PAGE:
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dc.contributor.authorCrow, T.J.
dc.contributor.authorCrow, L.R.
dc.contributor.authorDone, D.J.
dc.contributor.authorLeask, S.J.
dc.date.accessioned2009-04-02T10:20:11Z
dc.date.available2009-04-02T10:20:11Z
dc.date.issued1998
dc.identifier.citationCrow , T J , Crow , L R , Done , D J & Leask , S J 1998 , ' Relative hand skill predicts academic ability: global deficits at the point of hemispheric indecision ' , Neuropsychologia , vol. 36 , no. 12 , pp. 1275-1282 . https://doi.org/10.1016/S0028-3932(98)00039-6
dc.identifier.issn0028-3932
dc.identifier.otherPURE: 189711
dc.identifier.otherPURE UUID: 94a5ff7b-92fa-42da-b5e9-2568e8b82d7f
dc.identifier.otherdspace: 2299/3109
dc.identifier.otherScopus: 0032436925
dc.identifier.urihttp://hdl.handle.net/2299/3109
dc.descriptionOriginal article can be found at: http://www.sciencedirect.com/science/journal/00283932 Copyright Elsevier Ltd. [Full text of this article is not available in the UHRA]
dc.description.abstractPopulation variation in handedness (a correlate of cerebral dominance for language) is in part genetic and, it has been suggested, its persistence represents a balanced polymorphism with respect to cognitive ability. This hypothesis was tested in a sample of 12,770 individuals in a UK national cohort (the National Child Development Study) by assessing relative hand skill (in a square checking task) as a predictor of verbal, non-verbal, and mathematical ability and reading comprehension at the age of 11 years. Whereas some modest decrements were present in extreme right handers the most substantial deficits in ability were seen close to the point of equal hand skill (hemispheric indecision). For verbal ability females performed better than males, but the relationship to relative hand skill was closely similar for the two sexes; for reading comprehension males close to the point of equal hand skill showed greater impairments than females. Analysed by writing hand the relationship of ability to hand skill appeared symmetrical about the point of hemispheric indecision. The variation associated with degrees of dominance may reflect the operation of continuing selection on the gene (postulated to be X–Y linked) by which language evolved and speciation occurred.en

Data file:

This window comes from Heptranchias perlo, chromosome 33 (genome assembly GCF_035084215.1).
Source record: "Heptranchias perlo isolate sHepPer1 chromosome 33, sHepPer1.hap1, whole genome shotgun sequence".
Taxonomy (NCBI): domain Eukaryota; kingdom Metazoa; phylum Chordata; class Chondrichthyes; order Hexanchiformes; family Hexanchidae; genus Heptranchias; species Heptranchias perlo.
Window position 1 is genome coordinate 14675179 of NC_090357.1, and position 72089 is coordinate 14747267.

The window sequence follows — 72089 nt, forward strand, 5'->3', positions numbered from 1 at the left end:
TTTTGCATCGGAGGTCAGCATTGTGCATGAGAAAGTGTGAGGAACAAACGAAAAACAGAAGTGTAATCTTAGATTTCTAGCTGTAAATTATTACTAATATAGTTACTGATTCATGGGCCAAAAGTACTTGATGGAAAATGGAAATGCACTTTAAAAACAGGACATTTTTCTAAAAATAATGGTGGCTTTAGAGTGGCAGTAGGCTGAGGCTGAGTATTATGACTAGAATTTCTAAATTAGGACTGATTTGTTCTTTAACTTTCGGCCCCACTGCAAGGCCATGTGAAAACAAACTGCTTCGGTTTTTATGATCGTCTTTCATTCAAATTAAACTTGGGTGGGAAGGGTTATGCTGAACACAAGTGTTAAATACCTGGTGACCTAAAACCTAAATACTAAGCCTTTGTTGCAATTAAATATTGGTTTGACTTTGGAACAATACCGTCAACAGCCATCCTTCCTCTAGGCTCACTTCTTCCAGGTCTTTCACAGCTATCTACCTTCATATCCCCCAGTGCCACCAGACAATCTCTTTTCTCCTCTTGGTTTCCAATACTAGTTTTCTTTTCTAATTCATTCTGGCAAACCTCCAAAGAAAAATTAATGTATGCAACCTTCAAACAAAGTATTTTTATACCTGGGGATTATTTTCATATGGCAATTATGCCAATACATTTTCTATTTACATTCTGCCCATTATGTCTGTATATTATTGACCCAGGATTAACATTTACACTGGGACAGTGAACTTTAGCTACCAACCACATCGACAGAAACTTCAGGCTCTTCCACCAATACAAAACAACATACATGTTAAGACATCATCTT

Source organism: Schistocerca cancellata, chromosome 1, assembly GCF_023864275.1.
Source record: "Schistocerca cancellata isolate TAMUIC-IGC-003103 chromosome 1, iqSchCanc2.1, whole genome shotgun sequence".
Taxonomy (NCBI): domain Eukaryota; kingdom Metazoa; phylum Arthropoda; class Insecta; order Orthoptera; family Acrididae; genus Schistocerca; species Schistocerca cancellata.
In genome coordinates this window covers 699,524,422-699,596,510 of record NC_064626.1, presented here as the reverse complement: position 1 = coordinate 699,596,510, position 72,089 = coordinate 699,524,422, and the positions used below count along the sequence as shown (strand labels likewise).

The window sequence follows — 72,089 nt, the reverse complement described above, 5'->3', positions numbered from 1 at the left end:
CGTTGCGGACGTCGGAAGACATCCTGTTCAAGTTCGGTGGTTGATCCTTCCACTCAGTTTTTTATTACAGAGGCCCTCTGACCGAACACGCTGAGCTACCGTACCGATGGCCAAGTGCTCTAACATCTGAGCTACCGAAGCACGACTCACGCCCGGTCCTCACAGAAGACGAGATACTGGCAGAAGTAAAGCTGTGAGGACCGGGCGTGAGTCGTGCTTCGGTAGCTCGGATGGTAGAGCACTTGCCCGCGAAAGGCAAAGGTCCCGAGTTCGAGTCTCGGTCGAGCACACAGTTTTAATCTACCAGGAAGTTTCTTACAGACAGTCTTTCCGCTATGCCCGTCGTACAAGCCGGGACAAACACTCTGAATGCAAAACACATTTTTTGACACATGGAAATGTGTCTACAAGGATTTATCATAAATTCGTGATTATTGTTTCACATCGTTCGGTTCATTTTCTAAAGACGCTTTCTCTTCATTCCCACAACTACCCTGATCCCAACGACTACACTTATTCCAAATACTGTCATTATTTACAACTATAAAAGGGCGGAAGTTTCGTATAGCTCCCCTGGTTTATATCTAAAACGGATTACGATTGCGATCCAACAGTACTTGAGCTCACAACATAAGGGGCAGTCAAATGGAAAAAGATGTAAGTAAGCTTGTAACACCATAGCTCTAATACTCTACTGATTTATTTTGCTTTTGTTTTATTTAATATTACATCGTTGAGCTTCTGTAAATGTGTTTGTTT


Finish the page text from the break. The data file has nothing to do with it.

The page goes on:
dc.language.isoeng
dc.relation.ispartofNeuropsychologia
dc.titleRelative hand skill predicts academic ability: global deficits at the point of hemispheric indecisionen
dc.contributor.institutionHealth & Human Sciences Research Institute
dc.contributor.institutionSchool of Life and Medical Sciences
dc.contributor.institutionDepartment of Psychology
dc.contributor.institutionPsychology
dc.contributor.institutionCentre for Lifespan and Chronic Illness Research
dc.contributor.institutionHealth Services and Medicine
dc.contributor.institutionHealth and Clinical Psychology group
dc.description.statusPeer reviewed
rioxxterms.versionofrecordhttps://doi.org/10.1016/S0028-3932(98)00039-6
rioxxterms.typeJournal Article/Review
herts.preservation.rarelyaccessedtrue


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